Nothing neutral about search fraud

According to Investors Business Daily, a new study by Click Forensics said that 14.2% of all clicks to paid search ads, or one of every seven ad clicks, are fraudulent. Google and Yahoo are disputing the study.

  • Click Forensics CEO, Tom Cuthbert said: "Click fraud is getting more prevalent, easier to commit and more difficult to catch and identify."

It seems the dominant search gatekeepers, Google with 47% share and Yahoo with 28% share, have a serious integrity issue at the heart of the search engine advertising business model.

What's happened to ItsOurNet's Website? Its been offline for about 5 days...

I often visit ItsOurNet.org to see if they have anything new. I also look to see if Microsoft has rejoined ItsOurNet like they said they would after the close of the AT&T merger. Well the AT&T merger closed a month ago and still no word from Microsoft.)

What is new and interesting is that the Itsournet.org official web site has been down since at least last Thursday and maybe longer -- meaning you can't even get to their previously public website -- without a user name and a password. It ominously says "authorization required." 

Is Google-Youtube a politically "neutral" gateway to Internet content and videos?

An article about Google's top lobbyist in the The Politico.com, a new media outlet that is dedicated to Politics, got me thinking about connecting-the-dots for Washington folks about the lack of Google-YouTube political "neutrality."   

  • There is an increasing body of evidence that Google may be less concerned about promoting a free, open and "democratic" Internet, and more concerned with promoting a regulated Internet for the benefit of "Democrats."

The Politico article noted: 

My Legislative Outlook for Net Neutrality -- An enlightening read not to be missed

Now that the Democratic-controlled Congress is back in full swing, and now that a lot of cards have been put on the table, its helpful to take stock of where we are on the net neutrality issue. Below I provide: an overview, a Senate outlook and a House outlook.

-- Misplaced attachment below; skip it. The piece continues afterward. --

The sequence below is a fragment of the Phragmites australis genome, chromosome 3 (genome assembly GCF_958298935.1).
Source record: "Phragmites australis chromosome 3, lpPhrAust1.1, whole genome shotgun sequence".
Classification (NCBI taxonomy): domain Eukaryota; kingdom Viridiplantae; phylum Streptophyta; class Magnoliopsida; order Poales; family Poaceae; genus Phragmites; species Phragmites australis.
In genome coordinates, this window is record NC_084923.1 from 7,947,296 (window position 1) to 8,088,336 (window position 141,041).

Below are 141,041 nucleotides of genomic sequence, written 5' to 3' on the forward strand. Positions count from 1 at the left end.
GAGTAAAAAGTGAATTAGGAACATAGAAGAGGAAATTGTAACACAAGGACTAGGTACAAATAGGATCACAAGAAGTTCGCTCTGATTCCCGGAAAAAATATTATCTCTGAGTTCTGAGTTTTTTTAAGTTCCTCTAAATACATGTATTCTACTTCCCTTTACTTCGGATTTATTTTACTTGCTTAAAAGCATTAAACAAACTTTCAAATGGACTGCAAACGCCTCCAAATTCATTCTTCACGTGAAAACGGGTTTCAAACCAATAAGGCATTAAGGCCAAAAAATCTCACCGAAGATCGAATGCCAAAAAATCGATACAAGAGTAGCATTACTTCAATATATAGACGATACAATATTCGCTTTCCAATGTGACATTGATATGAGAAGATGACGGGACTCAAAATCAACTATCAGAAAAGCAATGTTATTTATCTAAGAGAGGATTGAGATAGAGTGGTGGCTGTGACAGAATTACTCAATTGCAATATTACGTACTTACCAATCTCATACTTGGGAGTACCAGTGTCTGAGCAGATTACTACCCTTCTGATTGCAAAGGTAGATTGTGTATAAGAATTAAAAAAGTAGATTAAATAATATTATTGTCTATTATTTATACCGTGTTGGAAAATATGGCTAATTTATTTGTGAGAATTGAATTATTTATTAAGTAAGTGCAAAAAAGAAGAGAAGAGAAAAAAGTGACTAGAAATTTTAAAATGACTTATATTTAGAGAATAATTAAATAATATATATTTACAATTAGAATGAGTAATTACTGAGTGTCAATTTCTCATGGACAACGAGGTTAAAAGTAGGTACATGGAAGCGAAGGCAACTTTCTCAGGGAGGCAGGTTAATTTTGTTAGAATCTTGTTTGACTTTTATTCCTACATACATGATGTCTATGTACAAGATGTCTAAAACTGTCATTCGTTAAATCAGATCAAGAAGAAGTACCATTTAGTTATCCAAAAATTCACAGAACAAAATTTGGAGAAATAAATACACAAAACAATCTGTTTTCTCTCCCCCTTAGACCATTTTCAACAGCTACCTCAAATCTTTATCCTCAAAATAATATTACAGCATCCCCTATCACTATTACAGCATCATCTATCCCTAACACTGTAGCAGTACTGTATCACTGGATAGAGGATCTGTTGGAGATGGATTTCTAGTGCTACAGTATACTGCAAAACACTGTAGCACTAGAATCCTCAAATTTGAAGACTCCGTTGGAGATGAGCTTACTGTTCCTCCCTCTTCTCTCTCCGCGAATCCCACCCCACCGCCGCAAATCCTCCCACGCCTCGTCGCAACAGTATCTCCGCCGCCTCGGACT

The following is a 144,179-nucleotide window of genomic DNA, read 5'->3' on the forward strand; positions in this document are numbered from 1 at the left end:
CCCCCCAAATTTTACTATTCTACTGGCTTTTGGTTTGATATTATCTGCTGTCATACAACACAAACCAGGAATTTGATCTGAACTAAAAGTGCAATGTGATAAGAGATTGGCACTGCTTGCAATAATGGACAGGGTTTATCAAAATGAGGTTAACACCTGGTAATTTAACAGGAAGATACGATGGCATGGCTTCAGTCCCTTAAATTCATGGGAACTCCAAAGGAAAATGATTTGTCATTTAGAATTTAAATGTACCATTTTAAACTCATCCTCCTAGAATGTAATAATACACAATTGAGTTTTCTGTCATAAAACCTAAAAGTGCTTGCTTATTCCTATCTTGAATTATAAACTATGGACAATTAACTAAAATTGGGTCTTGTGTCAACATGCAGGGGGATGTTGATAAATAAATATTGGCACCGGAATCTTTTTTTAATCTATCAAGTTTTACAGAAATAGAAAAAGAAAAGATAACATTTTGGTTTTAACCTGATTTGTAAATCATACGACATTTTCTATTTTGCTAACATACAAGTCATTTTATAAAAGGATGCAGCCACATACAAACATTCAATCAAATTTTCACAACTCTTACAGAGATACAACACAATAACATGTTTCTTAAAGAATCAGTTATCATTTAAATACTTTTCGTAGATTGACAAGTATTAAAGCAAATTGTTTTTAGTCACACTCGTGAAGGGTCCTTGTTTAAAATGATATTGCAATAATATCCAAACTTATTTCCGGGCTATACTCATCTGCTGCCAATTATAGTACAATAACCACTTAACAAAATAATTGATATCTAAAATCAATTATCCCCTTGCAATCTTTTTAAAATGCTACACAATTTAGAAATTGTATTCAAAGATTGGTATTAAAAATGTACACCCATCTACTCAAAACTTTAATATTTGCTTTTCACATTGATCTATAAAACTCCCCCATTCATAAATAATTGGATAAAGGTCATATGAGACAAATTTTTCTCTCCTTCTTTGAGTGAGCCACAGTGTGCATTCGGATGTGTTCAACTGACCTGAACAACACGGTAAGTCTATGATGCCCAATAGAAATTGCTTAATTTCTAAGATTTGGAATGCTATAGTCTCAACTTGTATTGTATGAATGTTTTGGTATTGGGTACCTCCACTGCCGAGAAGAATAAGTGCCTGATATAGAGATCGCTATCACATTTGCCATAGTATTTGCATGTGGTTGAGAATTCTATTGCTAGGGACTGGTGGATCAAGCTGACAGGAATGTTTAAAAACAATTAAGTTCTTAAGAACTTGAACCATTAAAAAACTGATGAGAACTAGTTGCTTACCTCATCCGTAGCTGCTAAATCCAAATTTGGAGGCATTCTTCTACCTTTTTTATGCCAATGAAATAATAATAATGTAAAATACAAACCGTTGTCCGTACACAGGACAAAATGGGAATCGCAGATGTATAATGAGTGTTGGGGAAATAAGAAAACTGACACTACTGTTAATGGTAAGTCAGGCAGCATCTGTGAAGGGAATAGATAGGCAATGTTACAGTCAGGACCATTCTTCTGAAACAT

My bottom line analysis is that there is a very low liklihood of net neutrality legislation passing in this Congress, despite the hype.

  • That said, I have seen nothing that would suggest that net neutrality won't remain a leading techcom issue in Washington for years to come.  

Overview:

Given that net net neutrality advocates really want a change in the law, they badly blew their golden opportunity last year to get net neutrality principles into law -- by wildly overplaying the moderately strong hand they had last year.

NN advocate candid that AT&T was extorted on NN in my debate at Media Institute

I debated Gigi Sohn of Public Knowledge again today at a Media Institute luncheon and was really surprised at her candor in saying that the net neutrality conditions imposed on AT&T were "extortion" that she was happy to be a part of it.

While I have debated Gigi several times and respect her highly as a very capable advocate for her positions, I was troubled that she was so open that the net neutrality conditions imposed on AT&T were "extortion."

Yahoo stumbles as Google gains: Part II Google becoming "dominant" per antitrust

There's new evidence today that Yahoo continues to stumble as Google continues to gain market share. Yahoo just announced meager 13% revenue growth for 4Q06, while Google announced at the end of the year that Google's revenue grew 86% during the same period. (That's over SIX times faster for those who care about those things!)

This is powerful additional confirmation that Google is quickly on path to reach 50% market share and beyond, a significant antitrust threshold of being considered "dominant" and warranting "stricter scrutiny" of its business practices for potential anticompetitive behavior.  I explained the broader significance of this "dominant" threshold in my blog yesterday.

Countdown to 50% share: Google approaching antitrust "dominant" status -- Part I

An interesting and relevant antitrust milestone is coming for Google -- maybe as soon as this year -- Google is poised to pass the significant 50% market share "dominant" threshold in antitrust.